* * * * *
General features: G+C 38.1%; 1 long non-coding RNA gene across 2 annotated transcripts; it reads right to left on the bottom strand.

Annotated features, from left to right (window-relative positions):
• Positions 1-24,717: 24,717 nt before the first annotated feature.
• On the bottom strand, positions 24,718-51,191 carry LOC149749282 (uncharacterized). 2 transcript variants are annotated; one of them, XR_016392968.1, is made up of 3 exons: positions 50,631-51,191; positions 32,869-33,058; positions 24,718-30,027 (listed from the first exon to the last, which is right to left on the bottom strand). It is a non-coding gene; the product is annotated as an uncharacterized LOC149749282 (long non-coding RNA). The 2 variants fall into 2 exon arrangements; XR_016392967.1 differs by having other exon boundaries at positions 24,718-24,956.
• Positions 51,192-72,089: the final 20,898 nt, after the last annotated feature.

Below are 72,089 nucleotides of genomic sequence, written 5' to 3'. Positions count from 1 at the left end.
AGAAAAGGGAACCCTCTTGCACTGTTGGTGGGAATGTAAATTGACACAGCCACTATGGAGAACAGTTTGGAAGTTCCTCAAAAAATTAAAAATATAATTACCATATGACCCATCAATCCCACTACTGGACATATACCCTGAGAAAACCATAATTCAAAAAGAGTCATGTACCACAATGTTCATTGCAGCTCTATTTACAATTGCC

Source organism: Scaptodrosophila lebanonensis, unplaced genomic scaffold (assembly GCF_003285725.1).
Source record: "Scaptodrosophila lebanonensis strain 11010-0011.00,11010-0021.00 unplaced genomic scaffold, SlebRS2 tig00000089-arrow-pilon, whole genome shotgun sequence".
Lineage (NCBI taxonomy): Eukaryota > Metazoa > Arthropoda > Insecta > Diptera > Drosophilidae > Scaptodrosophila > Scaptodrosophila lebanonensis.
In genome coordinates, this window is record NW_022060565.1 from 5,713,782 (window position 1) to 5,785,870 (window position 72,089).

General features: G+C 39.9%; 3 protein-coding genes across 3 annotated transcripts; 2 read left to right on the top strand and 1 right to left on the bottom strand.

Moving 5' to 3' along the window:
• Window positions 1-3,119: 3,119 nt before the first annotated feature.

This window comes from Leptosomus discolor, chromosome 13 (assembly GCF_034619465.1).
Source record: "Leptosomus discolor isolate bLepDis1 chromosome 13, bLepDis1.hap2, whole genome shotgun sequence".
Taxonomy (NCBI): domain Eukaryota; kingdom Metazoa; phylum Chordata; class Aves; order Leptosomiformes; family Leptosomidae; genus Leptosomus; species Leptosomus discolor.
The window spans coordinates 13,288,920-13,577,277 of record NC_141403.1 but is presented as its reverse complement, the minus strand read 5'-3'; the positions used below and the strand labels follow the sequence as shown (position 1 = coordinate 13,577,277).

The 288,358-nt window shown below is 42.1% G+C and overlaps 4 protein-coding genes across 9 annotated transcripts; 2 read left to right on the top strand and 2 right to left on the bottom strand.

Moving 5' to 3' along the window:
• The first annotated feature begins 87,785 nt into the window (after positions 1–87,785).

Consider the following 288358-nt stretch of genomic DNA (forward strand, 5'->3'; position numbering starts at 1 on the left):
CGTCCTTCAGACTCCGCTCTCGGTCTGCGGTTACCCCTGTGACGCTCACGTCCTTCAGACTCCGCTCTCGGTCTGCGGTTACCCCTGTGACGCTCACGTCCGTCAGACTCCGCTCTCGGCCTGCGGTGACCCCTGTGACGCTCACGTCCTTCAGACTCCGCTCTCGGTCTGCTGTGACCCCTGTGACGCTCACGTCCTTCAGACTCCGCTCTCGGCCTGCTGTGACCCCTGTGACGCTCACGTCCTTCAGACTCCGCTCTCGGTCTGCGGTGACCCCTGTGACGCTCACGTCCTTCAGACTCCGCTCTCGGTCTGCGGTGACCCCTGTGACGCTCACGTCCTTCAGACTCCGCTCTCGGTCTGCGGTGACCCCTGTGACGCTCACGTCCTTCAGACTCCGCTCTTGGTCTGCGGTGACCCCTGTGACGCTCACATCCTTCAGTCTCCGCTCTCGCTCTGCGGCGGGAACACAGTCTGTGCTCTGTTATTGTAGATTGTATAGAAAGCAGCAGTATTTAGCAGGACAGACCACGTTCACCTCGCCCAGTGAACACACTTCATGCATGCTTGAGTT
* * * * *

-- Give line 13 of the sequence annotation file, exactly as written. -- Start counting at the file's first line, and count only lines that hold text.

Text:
Moving 5' to 3' along the window: